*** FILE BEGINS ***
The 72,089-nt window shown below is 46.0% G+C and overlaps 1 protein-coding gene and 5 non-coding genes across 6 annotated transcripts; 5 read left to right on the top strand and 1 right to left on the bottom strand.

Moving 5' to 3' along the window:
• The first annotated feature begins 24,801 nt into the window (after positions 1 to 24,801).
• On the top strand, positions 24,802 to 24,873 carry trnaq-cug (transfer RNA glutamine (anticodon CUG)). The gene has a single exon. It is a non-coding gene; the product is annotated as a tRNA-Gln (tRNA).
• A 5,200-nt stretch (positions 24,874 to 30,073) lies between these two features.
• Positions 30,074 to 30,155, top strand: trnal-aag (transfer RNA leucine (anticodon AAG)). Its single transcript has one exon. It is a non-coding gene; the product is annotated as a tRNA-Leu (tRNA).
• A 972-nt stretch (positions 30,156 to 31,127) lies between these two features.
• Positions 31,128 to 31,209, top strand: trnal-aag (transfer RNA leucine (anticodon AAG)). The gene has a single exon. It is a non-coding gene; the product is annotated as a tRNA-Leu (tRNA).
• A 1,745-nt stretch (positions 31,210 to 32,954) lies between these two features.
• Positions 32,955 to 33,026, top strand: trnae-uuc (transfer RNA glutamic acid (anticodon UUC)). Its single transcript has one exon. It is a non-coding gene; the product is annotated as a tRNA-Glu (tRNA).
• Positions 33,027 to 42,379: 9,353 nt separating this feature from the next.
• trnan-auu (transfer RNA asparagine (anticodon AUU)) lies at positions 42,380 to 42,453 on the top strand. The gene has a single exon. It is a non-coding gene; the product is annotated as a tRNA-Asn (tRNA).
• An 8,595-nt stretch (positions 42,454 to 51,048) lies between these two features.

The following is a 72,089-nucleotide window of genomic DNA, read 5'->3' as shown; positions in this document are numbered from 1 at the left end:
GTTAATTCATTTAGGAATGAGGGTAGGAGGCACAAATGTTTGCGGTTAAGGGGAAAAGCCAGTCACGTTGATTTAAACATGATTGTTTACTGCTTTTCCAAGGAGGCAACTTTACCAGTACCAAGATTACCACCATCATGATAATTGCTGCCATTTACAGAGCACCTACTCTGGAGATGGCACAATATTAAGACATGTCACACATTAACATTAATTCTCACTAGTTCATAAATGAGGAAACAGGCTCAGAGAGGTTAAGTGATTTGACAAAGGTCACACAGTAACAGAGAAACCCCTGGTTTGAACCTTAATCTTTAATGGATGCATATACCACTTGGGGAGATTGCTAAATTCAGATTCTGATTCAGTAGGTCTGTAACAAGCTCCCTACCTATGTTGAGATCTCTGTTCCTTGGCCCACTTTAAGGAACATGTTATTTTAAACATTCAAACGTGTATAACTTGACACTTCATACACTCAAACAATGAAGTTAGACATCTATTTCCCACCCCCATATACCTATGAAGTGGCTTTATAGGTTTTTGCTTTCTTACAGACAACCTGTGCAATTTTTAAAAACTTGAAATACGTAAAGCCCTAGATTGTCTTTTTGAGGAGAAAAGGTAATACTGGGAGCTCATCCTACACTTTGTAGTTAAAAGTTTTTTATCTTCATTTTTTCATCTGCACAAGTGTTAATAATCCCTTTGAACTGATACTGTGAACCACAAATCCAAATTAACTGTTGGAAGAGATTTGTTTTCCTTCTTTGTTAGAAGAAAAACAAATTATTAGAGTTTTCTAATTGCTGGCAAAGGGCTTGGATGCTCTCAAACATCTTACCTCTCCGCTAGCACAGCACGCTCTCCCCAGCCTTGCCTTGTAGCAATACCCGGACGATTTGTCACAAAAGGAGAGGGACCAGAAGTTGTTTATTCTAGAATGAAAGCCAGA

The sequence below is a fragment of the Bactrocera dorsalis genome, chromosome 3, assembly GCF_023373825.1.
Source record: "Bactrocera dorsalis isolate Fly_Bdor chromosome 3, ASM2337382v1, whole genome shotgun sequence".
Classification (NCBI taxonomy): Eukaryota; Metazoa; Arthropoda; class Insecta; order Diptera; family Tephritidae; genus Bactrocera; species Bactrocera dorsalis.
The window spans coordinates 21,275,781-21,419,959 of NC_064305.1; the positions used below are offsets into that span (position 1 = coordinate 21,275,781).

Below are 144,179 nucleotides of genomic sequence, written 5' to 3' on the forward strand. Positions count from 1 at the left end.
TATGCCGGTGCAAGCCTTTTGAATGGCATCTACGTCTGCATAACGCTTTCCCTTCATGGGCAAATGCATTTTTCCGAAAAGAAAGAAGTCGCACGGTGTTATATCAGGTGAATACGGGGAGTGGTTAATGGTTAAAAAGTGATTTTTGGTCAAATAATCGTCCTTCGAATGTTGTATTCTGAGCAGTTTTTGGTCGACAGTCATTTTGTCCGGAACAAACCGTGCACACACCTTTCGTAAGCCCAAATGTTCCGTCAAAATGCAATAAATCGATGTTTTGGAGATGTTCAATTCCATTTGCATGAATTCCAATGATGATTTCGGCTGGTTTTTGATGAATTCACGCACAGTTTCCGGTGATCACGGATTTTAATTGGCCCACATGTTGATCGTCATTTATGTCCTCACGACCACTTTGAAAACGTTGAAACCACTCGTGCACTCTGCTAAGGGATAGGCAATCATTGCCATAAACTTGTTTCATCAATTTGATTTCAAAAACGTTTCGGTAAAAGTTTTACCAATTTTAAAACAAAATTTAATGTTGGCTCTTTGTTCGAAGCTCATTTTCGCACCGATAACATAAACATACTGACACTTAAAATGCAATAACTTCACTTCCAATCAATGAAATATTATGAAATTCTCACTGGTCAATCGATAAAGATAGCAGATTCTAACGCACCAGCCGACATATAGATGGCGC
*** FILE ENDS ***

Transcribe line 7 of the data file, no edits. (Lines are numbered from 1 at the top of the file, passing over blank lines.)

• A 972-nt stretch (positions 30,156 to 31,127) lies between these two features.